|Everything's friendly and relaxed and very intelligent in this live DVD of the unstoppable Nicole Mitchell group, Black Earth Ensemble, at The Velvet Lounge in Chicago.
The steady shots of the band, then the crowd, then a slow pan of the club itself, then back to the soloist and the band. The overall shot selections and editing do a good job of documenting these creative musicians and their sounds and their surrounds on this particular night.
There's zoom shots that let us see the fingering of, let's say, guitarist Jeff Parker when he's contributing his electric storm solo to the title tune, "Black Unstoppable".
Or Nicole Mitchell's flute that produces a line of fresh breath sounds parallel to her simultaneous humming on "The Creator Has Other Plans for Me"; it's all simply and effectively caught.
By the way, Nicole Mitchell sure can play (and so can the band.)
But instead of putting all her talent into becoming a sleek virtuoso player, Mitchell has focused on the composing and playing of music especially in the case of the Black Earth Ensemble that is more about personal sound and community and is woman-driven, co-ed, African-American positive, and multi-generational.
"I like it more rough and ready," says Mitchell.
In "Life Wants You to Love", Mitchell's concern for her own 13-year old, quickly growing up daughter, is directly addressed by the thrusting lead vocalist Ugochi. "Your body is a woman/ but your mind is still a child." Mitchell sings back-up vocals on her tune. Here, David Boykin solos guttural on tenor and Mitchell's wood piccolo is by turns very together, breathy, and piping. The song makes you cry.
In "Cause and Effect", with its primed and hard-boppish riff (played by a deep tenor/trumpet/bowed cello), the tune glides into a repeated stroll theme. While David Young's open horn trumpet solo is an inventive mix of modern and 'out' notes blended with smooth legato runs it's typically Mitchell's l-o-n-g flute lines that breathe human life back into the changing moods and tempos of the composition as it resolved into a bluesy guitar solo an insistent solo, that looked forward, and questioned, and was built upon knowledge and musical feel.
In the title piece, "Black Unstoppable", craft in the service of feeling is the animating spark in this Mingus-like theme. When its 4 cycling brass riffs stop, and Josh Abram's bass is revealed, burning pizzicato at the core, the horns then rub tones against the bass. So Parker's subsequent guitar solo is stormy, and Mitchell's alto flute starts moving through a series of tonal manipulations. Sounding like a shakuhachi (a Japanese bamboo flute played vertically like a saxophone or a clarinet), Mitchell's flute sustains and bends and flutter-tongues various breath accents upon the implied flow. Appropriately, David Young employs circular breathing technique to power the continuous tones of his trumpet and make it play at one point into a full-out non-stop-styled speaking role. The whole piece ends in a free ensemble of voices.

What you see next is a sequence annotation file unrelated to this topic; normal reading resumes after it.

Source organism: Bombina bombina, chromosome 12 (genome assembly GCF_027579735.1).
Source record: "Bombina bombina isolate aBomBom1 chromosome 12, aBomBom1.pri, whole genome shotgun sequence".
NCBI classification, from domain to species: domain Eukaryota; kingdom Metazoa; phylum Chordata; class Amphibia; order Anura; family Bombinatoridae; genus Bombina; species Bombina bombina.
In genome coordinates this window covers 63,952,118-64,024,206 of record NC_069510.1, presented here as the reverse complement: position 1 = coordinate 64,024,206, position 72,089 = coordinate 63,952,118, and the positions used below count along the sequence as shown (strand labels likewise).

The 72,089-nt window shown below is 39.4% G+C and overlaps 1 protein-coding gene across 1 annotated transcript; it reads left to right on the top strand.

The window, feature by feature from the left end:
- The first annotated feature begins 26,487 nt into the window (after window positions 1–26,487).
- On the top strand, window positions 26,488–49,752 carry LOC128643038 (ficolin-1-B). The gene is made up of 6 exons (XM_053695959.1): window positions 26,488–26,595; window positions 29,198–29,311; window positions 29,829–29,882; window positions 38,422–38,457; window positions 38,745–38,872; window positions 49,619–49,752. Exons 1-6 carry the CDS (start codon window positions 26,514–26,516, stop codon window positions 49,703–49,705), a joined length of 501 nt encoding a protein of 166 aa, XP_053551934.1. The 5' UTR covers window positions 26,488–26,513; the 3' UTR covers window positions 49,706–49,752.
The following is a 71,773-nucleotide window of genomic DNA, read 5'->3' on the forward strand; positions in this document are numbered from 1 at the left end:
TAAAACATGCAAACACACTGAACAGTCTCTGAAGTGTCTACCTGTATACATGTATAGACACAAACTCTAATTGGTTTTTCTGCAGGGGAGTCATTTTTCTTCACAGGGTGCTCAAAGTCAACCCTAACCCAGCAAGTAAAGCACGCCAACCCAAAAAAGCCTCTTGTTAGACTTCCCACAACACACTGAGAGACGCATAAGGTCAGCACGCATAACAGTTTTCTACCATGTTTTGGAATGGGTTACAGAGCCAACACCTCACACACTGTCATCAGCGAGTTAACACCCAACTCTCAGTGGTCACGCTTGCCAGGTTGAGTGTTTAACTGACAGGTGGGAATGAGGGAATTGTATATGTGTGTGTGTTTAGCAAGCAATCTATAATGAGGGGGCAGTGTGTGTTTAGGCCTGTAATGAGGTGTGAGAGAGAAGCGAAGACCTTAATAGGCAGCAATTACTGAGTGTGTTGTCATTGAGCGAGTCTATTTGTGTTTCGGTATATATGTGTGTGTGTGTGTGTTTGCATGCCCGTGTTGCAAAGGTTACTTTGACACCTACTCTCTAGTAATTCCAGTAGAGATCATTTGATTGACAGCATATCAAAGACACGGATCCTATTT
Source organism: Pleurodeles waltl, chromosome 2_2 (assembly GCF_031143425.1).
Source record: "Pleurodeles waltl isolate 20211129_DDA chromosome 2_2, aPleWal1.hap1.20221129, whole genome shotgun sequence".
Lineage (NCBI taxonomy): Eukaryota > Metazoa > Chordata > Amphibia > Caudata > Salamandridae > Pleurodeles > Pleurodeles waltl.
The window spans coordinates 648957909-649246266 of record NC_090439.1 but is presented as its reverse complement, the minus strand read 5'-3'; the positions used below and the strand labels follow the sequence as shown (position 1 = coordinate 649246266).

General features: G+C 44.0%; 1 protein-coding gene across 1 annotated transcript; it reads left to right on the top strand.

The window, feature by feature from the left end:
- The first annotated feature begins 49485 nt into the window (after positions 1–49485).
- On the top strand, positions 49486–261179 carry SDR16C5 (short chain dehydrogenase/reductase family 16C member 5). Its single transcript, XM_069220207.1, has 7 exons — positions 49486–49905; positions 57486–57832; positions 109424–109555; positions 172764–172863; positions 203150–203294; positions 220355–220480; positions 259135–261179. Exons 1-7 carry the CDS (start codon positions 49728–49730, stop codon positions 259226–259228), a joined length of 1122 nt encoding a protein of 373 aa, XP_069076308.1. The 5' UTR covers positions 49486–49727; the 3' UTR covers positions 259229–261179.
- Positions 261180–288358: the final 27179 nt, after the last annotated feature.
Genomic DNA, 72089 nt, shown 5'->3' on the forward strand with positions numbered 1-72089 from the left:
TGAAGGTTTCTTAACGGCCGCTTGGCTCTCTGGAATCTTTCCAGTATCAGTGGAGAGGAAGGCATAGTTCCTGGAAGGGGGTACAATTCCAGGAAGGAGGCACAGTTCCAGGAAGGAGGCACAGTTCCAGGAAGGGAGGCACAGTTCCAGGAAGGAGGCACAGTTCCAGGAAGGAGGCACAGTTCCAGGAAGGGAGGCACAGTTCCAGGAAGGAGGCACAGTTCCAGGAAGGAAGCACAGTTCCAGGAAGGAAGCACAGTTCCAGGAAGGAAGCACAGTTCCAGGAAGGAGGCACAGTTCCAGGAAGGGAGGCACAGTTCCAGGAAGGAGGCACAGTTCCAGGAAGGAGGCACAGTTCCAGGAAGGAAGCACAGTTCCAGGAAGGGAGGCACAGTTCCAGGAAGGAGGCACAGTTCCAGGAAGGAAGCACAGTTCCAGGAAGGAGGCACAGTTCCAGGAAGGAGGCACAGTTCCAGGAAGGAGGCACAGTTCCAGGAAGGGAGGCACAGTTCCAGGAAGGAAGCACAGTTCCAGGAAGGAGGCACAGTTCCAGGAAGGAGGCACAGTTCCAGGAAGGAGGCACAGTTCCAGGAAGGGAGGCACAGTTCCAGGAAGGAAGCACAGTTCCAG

Throughout the evening, Tomeka Reid was determined and inventive on cello, whether she was playing ensemble or soloing. Meanwhile, drummer Marcus Evans quietly and tastefully went about his role as a supportive player and a good reactive player.
The busy flutist/composer/educator and co-president of the Association for the Advancement of Creative Musicians (AACM), Nicole Mitchell, has heavy credentials because she's there, doing the heavy lifting, enjoying herself, making a sizeable contribution and, in a jazz setting such as The Velvet Lounge, sharing her sonic and verbalized thoughts on sound and community.
And to think Nicole Mitchell is, after all, an avant-garde musician. Who's just shown us that everything's there for us in music as in life.
Mitchell seems to suggest that people must make choices. What do you really want? What do you want to do in life?
Having viewed this DVD, I'd have to say that Nicole Mitchell has evolved beautifully into her own conclusions.
And she's continually working at it.
"Individuality and originality are philosophies at the root of jazz that I embrace, along with the concept of swing and syncopation. I embrace these essentials of the tradition, and I honor historical periods of the music through my compositions. There is so much to learn from in all the historical periods of jazz but I am also very interested in music of the world. I have a Master's degree in classical flute performance, and I enjoy music from Cuba, Mali, Nigeria, South Africa, the list goes on." (Nicole Mitchell)
by David Fujino April 2008